A lawsuit filed Tuesday challenges Alabama's policy of offering driver's license exams in multiple languages. The suit seeks a court order to give the tests only in English.
The non-profit Southeastern Legal Foundation filed the suit against Governor Bob Riley and Department of Public Safety Director Mike Coppage on behalf of five Alabama residents.
Alabama previously stopped offering the exam in other languages in 1990, when state residents approved an amendment naming English
as Alabama's official language.
Then-Governor Don Siegelman reinstituted multi-lingual tests after a federal court ruled that English-only exams violated discrimination provisions in the Civil Rights Act.
The U-S- Supreme Court later reversed that decision.
But the state never changed its policy. It currently offers tests in 14 languages, including English and sign language.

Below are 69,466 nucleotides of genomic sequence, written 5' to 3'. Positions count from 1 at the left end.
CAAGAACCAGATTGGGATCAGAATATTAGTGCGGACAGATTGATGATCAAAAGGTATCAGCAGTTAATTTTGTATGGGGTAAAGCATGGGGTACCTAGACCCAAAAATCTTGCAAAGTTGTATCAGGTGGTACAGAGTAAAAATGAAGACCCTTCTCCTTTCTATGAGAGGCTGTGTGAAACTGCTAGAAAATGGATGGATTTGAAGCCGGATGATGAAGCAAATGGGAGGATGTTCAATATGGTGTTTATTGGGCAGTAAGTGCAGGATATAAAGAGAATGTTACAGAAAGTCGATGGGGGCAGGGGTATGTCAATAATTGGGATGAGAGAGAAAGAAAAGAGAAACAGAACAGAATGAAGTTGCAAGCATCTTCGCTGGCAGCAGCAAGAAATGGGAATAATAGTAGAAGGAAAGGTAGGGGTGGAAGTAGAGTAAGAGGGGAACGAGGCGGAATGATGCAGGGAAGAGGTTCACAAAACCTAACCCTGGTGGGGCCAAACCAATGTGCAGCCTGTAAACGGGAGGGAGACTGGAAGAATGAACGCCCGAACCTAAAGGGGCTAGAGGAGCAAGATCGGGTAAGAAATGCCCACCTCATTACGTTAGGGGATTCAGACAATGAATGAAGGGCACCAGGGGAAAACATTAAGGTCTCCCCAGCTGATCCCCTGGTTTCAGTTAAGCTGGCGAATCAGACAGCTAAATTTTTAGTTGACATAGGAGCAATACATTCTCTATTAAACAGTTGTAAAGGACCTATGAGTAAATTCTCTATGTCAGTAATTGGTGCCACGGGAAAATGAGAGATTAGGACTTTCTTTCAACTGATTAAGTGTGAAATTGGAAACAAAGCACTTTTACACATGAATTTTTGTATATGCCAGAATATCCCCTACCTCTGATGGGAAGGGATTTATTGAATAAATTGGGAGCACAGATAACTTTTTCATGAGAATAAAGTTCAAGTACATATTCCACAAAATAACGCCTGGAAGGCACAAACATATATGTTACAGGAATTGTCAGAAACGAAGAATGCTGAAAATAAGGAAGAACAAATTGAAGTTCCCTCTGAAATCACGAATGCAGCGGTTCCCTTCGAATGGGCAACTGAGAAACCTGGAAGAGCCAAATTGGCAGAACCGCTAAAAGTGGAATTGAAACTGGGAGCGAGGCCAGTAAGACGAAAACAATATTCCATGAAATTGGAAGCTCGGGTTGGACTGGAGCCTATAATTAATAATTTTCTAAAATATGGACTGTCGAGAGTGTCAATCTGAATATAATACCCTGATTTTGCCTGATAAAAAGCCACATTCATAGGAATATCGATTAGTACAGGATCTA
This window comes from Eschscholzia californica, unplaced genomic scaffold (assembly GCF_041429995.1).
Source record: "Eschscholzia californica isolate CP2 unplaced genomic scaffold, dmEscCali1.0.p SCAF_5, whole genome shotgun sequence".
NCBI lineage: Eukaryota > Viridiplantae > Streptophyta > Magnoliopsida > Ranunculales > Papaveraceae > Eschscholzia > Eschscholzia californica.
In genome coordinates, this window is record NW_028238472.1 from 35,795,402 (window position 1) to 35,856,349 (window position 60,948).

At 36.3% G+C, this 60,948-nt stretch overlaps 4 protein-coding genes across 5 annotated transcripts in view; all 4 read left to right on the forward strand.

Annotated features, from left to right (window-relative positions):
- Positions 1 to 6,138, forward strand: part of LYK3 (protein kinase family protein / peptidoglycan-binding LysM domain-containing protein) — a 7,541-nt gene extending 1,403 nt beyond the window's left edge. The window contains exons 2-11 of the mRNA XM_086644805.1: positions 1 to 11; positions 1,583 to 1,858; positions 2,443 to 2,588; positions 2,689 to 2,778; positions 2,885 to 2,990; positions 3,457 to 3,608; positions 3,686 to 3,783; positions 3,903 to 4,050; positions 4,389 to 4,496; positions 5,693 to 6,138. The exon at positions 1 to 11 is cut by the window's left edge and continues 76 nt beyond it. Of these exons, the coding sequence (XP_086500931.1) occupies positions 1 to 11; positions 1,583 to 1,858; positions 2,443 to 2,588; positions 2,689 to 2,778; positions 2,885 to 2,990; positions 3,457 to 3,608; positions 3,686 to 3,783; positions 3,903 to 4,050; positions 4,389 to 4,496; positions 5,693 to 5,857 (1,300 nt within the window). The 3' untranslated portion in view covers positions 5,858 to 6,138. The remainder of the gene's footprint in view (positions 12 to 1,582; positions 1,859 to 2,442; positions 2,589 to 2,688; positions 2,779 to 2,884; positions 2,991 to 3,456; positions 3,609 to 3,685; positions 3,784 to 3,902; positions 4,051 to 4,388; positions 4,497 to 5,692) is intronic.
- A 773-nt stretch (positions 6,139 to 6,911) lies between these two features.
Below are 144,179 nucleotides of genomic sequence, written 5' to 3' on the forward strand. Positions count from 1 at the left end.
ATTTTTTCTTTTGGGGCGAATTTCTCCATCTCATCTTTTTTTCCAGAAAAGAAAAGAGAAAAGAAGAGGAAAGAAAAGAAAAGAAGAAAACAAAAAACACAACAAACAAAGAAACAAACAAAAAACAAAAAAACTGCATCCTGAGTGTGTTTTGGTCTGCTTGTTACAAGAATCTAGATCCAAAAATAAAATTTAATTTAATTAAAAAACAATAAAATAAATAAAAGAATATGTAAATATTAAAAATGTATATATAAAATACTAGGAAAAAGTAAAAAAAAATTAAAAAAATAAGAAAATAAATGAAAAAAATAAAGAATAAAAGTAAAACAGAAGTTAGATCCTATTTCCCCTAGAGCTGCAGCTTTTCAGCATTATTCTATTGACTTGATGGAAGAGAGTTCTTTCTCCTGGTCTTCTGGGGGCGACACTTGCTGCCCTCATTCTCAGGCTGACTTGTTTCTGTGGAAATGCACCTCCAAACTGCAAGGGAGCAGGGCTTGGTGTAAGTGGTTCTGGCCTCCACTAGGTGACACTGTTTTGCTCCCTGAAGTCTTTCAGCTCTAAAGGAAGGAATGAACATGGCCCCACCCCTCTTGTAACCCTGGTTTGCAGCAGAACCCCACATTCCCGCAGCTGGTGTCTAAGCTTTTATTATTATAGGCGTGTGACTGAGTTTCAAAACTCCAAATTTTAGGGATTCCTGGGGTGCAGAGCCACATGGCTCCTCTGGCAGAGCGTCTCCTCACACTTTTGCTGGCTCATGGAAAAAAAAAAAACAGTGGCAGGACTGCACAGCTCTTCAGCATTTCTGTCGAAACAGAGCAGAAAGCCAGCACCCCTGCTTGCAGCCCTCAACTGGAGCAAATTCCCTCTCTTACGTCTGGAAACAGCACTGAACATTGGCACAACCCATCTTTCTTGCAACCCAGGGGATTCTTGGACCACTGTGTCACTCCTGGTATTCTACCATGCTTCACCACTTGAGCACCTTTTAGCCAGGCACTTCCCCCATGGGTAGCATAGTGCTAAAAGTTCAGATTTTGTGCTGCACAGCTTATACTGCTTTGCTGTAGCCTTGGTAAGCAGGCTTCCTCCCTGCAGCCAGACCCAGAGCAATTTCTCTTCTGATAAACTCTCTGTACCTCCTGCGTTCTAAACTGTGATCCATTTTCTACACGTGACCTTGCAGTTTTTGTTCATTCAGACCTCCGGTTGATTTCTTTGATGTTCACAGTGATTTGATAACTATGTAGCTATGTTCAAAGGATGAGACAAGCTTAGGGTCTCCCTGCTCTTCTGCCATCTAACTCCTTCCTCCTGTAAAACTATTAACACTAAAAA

The plaintiffs say it's unconstitutional to offer multi-lingual tests because English is the official language.
But a Southern Poverty Law Center attorney says English-only tests could discourage foreign businesses from coming to Alabama and cost the state millions.
Viewers with disabilities can get assistance accessing this station's FCC Public Inspection File by contacting the station with the information listed below. Questions or concerns relating to the accessibility of the FCC's online public file system should be directed to the FCC at 888-225-5322, 888-835-5322 (TTY), or firstname.lastname@example.org.